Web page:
The houses are a real mix of traditional French and stunning contemporary creations. There are a lot of new houses which could give any design lover a lesson in successful modern architecture and this in itself is worth exploring the area for.

My tips… after going to the beach:

Buy nets and fish at the side of the lake. Especially when the weather is not that sunny. It’s a great way to pass a few hours looking for baby fishes and crabs!

seb

fishing

My favourite homeware boutique: L’air du Sud 2 .

Our favourite eating spot with kids; Salon du the Marcot. It has  a small section inside and out but a larger seating area in the middle square opposite the restaurant, which had a fantastic atmosphere. A great choice of food including burgers, Croque Monsieurs and salads. They also did a mean mojito and the service was quick and with a smile with most staff speaking some English. I will say everyone in Hossegor seemed to just have one child or maybe two. We rolled about with 6 between us and so it did seem a little like a walking school sometimes and we did get turned away from one restaurant who I think were scared of a child invasion! After finding this little gem, who were happy to accomodate us, we ate here twice.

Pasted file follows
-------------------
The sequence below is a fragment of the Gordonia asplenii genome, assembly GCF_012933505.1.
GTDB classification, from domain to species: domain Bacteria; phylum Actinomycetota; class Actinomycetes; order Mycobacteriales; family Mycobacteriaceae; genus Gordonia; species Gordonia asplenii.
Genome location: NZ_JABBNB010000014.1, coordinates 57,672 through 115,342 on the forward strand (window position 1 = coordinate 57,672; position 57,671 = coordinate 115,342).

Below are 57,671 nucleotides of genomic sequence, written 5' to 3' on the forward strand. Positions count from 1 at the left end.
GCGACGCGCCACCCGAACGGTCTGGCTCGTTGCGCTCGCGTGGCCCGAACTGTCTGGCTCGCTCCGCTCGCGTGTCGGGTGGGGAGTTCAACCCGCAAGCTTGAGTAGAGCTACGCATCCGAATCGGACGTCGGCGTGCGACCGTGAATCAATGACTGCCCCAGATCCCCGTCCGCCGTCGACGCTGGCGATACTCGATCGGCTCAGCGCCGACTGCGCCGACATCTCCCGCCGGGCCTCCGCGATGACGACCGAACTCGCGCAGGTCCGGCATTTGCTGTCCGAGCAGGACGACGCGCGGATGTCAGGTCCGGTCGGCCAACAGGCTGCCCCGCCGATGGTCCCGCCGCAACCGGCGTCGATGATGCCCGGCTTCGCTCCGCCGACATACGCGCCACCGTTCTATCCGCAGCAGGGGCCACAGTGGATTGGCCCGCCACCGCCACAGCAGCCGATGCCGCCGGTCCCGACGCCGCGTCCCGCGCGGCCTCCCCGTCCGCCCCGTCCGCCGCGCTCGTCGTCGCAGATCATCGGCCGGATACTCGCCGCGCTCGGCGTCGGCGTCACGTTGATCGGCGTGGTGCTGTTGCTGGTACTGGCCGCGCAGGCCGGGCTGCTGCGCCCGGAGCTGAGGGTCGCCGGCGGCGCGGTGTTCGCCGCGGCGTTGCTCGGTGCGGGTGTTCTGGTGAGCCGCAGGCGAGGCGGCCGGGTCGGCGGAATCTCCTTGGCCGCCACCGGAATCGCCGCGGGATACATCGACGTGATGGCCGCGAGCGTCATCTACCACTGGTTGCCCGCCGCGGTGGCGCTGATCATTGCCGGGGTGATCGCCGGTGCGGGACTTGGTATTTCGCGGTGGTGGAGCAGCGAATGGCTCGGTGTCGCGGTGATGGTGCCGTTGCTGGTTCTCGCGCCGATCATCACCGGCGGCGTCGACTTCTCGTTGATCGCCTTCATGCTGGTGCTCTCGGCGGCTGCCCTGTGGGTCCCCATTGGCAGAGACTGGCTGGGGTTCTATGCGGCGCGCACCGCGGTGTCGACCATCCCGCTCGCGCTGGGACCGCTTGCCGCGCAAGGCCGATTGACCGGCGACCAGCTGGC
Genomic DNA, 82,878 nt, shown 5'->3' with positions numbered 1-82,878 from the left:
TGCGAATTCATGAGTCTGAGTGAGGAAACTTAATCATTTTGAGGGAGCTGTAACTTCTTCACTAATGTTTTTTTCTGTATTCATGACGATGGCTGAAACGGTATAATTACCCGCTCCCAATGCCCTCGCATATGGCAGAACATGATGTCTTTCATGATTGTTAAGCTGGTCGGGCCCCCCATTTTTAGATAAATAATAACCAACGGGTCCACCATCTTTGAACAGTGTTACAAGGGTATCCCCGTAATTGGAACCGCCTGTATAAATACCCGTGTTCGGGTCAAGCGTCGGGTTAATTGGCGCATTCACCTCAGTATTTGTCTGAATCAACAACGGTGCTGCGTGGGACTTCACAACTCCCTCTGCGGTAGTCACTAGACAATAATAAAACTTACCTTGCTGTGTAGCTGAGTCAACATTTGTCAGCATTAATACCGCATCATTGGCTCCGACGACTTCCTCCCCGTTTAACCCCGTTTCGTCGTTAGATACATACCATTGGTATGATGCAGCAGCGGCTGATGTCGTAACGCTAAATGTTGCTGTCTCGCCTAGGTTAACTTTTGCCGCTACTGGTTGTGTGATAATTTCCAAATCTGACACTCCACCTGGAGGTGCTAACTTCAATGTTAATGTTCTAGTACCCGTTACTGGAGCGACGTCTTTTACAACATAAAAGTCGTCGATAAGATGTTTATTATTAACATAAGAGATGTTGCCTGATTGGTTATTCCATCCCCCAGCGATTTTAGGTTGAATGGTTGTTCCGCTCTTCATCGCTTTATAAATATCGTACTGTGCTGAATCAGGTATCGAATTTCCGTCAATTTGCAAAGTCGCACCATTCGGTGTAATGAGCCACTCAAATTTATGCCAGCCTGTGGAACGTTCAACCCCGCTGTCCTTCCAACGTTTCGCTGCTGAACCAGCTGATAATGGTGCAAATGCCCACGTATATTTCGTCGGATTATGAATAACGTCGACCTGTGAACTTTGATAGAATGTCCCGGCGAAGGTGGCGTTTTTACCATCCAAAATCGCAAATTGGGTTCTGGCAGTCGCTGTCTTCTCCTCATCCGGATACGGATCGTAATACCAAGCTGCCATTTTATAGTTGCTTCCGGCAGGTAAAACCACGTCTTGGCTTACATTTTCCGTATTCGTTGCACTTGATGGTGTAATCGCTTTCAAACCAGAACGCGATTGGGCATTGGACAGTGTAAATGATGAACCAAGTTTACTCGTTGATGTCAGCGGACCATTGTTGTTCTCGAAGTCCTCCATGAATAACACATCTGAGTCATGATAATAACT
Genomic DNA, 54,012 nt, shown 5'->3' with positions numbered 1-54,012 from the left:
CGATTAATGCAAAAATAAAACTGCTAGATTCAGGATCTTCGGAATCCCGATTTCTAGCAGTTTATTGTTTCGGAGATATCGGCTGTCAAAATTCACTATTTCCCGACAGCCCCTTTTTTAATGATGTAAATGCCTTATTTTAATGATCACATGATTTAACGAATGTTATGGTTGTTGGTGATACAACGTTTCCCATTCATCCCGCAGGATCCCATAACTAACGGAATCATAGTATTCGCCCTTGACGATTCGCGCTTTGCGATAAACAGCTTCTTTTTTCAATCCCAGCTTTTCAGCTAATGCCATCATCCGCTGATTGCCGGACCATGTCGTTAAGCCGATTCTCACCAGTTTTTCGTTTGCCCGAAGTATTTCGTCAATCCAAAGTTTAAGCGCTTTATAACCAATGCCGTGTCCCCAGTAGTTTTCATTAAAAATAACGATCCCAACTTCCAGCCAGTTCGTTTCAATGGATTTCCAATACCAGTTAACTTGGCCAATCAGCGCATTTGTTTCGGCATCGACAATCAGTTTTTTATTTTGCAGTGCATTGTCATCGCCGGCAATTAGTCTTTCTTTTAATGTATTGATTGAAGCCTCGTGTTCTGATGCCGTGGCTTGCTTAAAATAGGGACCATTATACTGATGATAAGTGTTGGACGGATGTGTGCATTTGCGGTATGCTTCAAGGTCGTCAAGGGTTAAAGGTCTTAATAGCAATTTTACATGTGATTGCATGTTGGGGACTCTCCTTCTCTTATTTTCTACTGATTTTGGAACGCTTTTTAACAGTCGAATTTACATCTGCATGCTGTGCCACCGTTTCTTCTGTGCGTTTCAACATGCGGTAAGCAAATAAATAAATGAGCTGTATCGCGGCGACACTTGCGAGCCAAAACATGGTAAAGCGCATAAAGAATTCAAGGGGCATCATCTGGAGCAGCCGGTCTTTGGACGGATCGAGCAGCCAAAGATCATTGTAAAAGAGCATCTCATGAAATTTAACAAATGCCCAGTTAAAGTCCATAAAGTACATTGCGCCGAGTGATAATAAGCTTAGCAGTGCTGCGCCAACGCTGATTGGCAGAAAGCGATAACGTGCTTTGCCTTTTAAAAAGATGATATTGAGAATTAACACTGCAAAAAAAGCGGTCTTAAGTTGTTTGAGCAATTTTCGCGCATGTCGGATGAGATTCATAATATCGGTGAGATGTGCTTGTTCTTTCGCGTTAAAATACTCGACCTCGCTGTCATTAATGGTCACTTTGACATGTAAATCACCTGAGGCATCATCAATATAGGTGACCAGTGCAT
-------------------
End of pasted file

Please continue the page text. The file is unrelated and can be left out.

hossegor cafe

Take or hire some bikes for getting around.

hossegor3

Or enjoy the people watching whilst eating gelato (that’s ice cream to you and me!)

hossegor2

For more details check out inhossegor. The independent guide to Hossegor, France.